Thursday, July 26, 2007

A year of our omnipresent bishop

Bishop Jerome E. Listecki has been shepherd of the Diocese of La Crosse for more than two years now. I have had the distinct honor of shadowing him for the latter half of that time. Yes, the end of the month will mark the first anniversary of my official status as a reporter for the Catholic Times. What I've seen of Bishop Listecki during that year shows me he's definitely a man for the people, a good communicator and a personable conversationalist. For your enjoyment, I thought I would post a photo review of sorts of our omnipresent bishop over the course of the past year.

August 19, 2006: My very first bishop event and very first published bishop photo. Bishop Listecki lays out his pastoral vision for the diocese to our DRE's and religious educators


September 9, 2006: Bishop Listecki at Stevens Point Pacelli High School's 50th anniversary. I am a 2000 graduate of that school.



October 5, 2006: For a city boy, Bishop Listecki hits off pretty well with the farmers. Here he is a our annual Rural Life Day Conference, last year held near Athens.



November 11, 2006: Pastoral Planning... Last November, Bishop Listecki presented for the first time to the diocese's deacons and pastoral ministers the proposed pastoral plan of a committee he established. The plan calls for the virtual merging of many of our rural parishes, while closing only one church building. That plan then spent the year being commented on by people from various deaneries, and now sits before the bishop for his approval.



January 29, 2007: Our bishop as a listener... Speaking on the Eucharist at St. Agnes in Weston, Bishop Listecki takes the time to listen to his flock. This Q&A really showed me the bishop can be a good listener.




February 11, 2007: A bishop's blessing. Bishop Listecki offers his blessing as he exits Sacred Heart Church in Polonia. He was there for the annual Brother James Miller Day.




April 5, 2007: Holy Oils. Bishop Listecki blesses the Sacred Chrism at our Holy Thursday morning Chrism Mass at St. Joseph the Workman Cathedral in La Crosse.



June 9, 2007: Newly ordained transitional Deacon Keith Kitzhaber promises respect and obedience to Bishop Listecki and his successors at St. Mary's in Greenwood.

June 11, 2007: Two days later, Bishop Listecki speaks to Deacon James Weighner immediately before ordaining him to the priesthood at the cathedral.




July 14, 2007: Bishop Jerome Listecki congratulates a graduate of the Diocesan School of Biblical Studies.



July 21, 2007: And only last week, at the 150th anniversary of St. Mary's in Fountain City, Bishop Listecki does the most important thing he can for his flock -- celebrate the Eucharist.


8 comments:

Cassandra said...

I'm going to take issue with your statement "Bishop Listecki does the most important thing he can for his flock -- celebrate the Eucharist." I'm not going to dispute the efficacy of the Eucharist for the whole Church, but this is done primarily in his priestly role. Bishops are tasked at ordination with the Gospel. He must teach the Faith. If he doesn't attend to that, then there's no real reason for the Diocese of La Crosse to be more than a deanery of the Archdiocese of Baltimore.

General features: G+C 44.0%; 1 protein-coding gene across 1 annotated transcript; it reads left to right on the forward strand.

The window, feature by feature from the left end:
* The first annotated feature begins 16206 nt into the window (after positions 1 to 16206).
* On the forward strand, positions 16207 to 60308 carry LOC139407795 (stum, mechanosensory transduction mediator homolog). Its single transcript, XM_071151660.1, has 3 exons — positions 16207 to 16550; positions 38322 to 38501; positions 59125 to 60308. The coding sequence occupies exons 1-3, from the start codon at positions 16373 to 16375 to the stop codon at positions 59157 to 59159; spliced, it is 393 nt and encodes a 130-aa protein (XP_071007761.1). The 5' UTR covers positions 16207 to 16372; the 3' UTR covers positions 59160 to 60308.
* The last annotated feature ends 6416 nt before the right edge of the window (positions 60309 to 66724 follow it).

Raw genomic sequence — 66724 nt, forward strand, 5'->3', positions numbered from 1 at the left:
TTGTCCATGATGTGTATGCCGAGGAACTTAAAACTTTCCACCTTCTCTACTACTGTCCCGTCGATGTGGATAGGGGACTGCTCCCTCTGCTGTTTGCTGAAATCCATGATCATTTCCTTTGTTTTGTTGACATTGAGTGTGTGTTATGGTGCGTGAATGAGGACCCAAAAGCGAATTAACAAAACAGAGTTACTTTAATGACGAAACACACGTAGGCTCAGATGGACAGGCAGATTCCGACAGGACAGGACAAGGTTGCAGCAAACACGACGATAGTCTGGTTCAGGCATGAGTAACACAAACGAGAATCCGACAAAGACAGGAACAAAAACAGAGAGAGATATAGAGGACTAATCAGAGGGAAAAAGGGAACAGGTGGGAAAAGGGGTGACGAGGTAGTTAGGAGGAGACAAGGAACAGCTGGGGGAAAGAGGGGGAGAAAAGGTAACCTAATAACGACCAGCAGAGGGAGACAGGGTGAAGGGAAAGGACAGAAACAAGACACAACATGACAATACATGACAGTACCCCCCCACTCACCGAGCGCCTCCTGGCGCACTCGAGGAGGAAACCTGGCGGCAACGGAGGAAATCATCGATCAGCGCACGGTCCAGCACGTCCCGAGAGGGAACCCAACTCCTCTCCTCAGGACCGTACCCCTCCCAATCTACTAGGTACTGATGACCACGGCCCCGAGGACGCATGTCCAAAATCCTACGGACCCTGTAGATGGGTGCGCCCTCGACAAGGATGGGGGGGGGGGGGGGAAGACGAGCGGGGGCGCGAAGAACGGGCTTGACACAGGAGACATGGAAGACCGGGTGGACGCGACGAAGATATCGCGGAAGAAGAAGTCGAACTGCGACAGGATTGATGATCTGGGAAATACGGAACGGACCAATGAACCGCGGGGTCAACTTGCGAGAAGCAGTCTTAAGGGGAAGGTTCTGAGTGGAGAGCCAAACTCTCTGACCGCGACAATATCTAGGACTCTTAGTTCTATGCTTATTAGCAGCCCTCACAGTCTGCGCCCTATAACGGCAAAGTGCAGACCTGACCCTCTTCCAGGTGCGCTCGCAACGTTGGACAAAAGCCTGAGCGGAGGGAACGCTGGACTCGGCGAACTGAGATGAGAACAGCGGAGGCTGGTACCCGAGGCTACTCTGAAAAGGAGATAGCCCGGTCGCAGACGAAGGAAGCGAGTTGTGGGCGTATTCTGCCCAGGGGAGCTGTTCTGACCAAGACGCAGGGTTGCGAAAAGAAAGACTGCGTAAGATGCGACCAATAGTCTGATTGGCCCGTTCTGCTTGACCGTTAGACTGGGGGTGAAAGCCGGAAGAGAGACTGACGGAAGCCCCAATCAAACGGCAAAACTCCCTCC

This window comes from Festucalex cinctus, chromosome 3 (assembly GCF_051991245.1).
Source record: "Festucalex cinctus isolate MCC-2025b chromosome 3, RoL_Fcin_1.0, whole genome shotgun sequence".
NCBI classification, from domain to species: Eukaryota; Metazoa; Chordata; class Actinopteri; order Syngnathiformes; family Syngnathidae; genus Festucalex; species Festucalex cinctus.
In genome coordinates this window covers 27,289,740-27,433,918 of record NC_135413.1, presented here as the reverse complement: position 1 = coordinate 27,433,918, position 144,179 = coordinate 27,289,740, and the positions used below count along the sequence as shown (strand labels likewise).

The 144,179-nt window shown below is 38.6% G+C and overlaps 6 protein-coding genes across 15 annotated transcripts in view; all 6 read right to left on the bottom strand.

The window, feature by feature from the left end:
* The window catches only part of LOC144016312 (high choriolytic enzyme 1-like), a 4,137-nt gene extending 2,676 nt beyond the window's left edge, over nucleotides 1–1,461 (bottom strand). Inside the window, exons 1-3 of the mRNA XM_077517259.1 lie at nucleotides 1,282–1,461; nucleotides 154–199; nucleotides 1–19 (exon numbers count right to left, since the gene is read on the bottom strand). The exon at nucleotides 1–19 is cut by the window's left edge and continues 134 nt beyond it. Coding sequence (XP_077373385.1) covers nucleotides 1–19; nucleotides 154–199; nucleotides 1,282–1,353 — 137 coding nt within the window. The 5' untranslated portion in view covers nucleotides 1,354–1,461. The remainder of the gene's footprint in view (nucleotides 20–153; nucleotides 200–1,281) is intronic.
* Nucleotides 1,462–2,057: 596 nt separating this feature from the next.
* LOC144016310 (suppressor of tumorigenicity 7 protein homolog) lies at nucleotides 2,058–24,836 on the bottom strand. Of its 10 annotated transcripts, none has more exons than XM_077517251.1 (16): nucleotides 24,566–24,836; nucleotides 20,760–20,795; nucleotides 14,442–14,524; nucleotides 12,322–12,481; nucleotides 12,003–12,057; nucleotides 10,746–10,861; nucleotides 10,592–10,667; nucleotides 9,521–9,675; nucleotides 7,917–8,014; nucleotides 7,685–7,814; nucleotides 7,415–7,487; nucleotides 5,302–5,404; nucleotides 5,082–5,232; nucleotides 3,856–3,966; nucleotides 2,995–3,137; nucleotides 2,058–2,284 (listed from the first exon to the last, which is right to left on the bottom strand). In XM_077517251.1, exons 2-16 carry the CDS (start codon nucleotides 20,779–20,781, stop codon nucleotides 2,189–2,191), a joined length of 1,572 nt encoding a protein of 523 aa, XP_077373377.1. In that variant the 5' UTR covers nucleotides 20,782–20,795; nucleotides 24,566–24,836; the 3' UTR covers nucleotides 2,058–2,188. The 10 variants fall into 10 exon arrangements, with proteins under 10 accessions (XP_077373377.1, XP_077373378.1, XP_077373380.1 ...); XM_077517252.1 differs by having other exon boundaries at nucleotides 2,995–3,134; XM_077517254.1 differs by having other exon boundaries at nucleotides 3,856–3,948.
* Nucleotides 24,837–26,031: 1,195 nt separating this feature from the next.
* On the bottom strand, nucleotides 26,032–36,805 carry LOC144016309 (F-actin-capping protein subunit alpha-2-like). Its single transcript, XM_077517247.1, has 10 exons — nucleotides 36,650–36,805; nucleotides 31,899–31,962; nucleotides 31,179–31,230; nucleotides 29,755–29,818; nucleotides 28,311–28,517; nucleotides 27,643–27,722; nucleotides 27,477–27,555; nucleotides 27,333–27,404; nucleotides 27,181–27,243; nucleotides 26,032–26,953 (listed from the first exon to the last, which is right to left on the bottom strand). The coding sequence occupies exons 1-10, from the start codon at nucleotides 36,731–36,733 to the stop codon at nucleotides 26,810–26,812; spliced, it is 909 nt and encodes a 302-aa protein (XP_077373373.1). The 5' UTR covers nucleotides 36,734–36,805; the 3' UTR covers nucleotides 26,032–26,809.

Franz Klein said...

Cassandra,

I acknowledge your point as a valuable one. Very true, without preaching, feeding the flock does very little.

All the same, I stand by my statement -- that the most important thing a pastor can do for his flock is feed them eucharistically.

Here in La Crosse I am leading young adults in reading St. Augustine's commentary on the Gospel of St. John. St. Augustine had some interesting things to say regarding Nicodemus.

Why was Nicodemus unable to understand the Good News? Because Nicodemus was not a believer. St. Augustine talks about how one must receive the gift of faith before the Sacred Scriptures make sense. There is a priority, therefore -- first comes sacramental nourishment, then comes understanding (thus the dictum "fides quaerens intellectum").

So too in our time do the sacraments take priority over preaching. Yes, preaching is important, but only when one is enlightened spiritually to understand what is being taught. This grace is first received in baptism, and then is nourished throughout our lives especially by the Eucharist. Thus is this sacrament called "the source and summit" of our faith, and thus is giving the Eucharist the most important thing any priest can do.

Cassandra said...

You're mis-applying a discussion on baptism to the role of bishops.

You conclude with "giving the Eucharist the most important thing any priest can do." I agree. But bishops are more than priests. By consecrating the Eucharist, priests fulfill their primary vocation.

When I said in regard to bishops that they must teach the Faith, I meant that in a broader sense than merely preaching. CCC #1555-1558 pull from LG 20,21: "Episcopal consecration confers, together with the office of sanctifying, also the offices of teaching and ruling." Bishops have been given an especial new vocation as bishops. The most important thing they can do is to fulfill that vocation. It is not opposed to offering the Sacrifice, but it is distinct.

If the priestly function were higher, priestly ordination would come after the episcopal ordination.

St. Francis was called by Christ to "Go, Francis, and repair my house, which as you see is falling into ruin." Yet Francis was only ordained a deacon; he was not called to the priesthood in order to offer the Eucharist to repair the house. We must fulfill that to which we are called.

The episcopal vocation does not extinguish the priestly vocation, but the Bishop now has a distinctly different vocation. His mission is changed, and he will be judged on how well he fulfills this later, fuller, and now primary vocation.